“This can matter a lot in a young man’s life,” he said.
The program does not necessarily try to get kids to go to college, Brown said, unless that is where they want to go.
“The goal is to get to help students have direction, whether they want to go to Wright State or Clark State, whether they want to be a carpenter, whether they want to join the Air Force and work at Wright-Patt,” he said. “I just want them to have the ability to make those choices and fulfill what they want to do.”
Springfield City School’s already does a lot of that through YouMedia and CareerConnectED at the Dome. Springfield Superintendent Bob Hill said the program can help the school’s mentoring grow.
“This program gives us an additional connection to try to expand what we are currently doing and get a wider audience and recognition which can then, in turn, pull more mentors and put out more opportunities for students to be successful,” he said.
Hill said the school will have more meetings and discuss how to utilize the program to get more money for the mentoring programs.
Springfield City Vice Mayor Joyce Chilton attended a sit down meeting with Brown and school leaders Friday and said the mentoring program is important to the city. She said having someone to guide kids can be the difference between them finishing high school and building a career and getting into trouble.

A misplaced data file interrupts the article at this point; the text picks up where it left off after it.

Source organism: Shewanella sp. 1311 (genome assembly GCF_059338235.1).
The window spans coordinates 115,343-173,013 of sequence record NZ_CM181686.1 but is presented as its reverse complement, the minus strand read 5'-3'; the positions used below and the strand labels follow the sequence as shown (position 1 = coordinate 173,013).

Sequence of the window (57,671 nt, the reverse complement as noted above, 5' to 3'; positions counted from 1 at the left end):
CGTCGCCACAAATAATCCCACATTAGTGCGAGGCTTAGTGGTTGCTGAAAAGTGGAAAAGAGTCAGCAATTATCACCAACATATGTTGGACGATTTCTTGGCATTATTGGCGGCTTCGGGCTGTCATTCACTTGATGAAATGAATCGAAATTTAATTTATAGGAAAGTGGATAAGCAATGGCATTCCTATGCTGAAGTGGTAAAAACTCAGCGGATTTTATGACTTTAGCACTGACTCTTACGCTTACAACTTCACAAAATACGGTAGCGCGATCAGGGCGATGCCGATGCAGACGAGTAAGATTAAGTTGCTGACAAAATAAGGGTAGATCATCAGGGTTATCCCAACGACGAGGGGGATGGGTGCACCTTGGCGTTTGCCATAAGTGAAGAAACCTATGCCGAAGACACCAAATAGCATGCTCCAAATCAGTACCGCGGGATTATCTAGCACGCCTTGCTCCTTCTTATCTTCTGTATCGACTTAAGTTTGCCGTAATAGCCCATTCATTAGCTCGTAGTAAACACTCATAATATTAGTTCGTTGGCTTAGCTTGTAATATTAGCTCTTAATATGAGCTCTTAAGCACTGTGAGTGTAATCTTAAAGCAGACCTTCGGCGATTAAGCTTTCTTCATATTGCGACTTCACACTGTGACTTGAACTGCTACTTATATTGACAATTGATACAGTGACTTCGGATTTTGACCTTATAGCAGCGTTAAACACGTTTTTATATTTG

Lorence McNeal is an incoming senior at Springfield City and said working with Sawyer Schneider, a mentor, has helped him develop music skills he hopes to use in the real world.
“It’s a great opportunity to do this in school because if I didn’t have this I probably wouldn’t be making music at all,” he said. “I would probably be wasting my time at home or in the streets and neither of those really have good outcomes.”
He said because of his mentor, he has decided that he wants to attend college after school and is looking to attend Wright State.
Schneider said expanding the mentoring program at Springfield would mean more kids are given a better chance to realize their dreams.
“Mentoring is important because it gives kids an opportunity to work with someone a little older in a field that they are passionate about,” he said.
By the Numbers:
70: My Brother’s Keeper programs throughout the United States.
20: States that My Brother’s Keeper programs are in.
3,500: Kids that have been impacted by My Brother’s Keeper programs so far.
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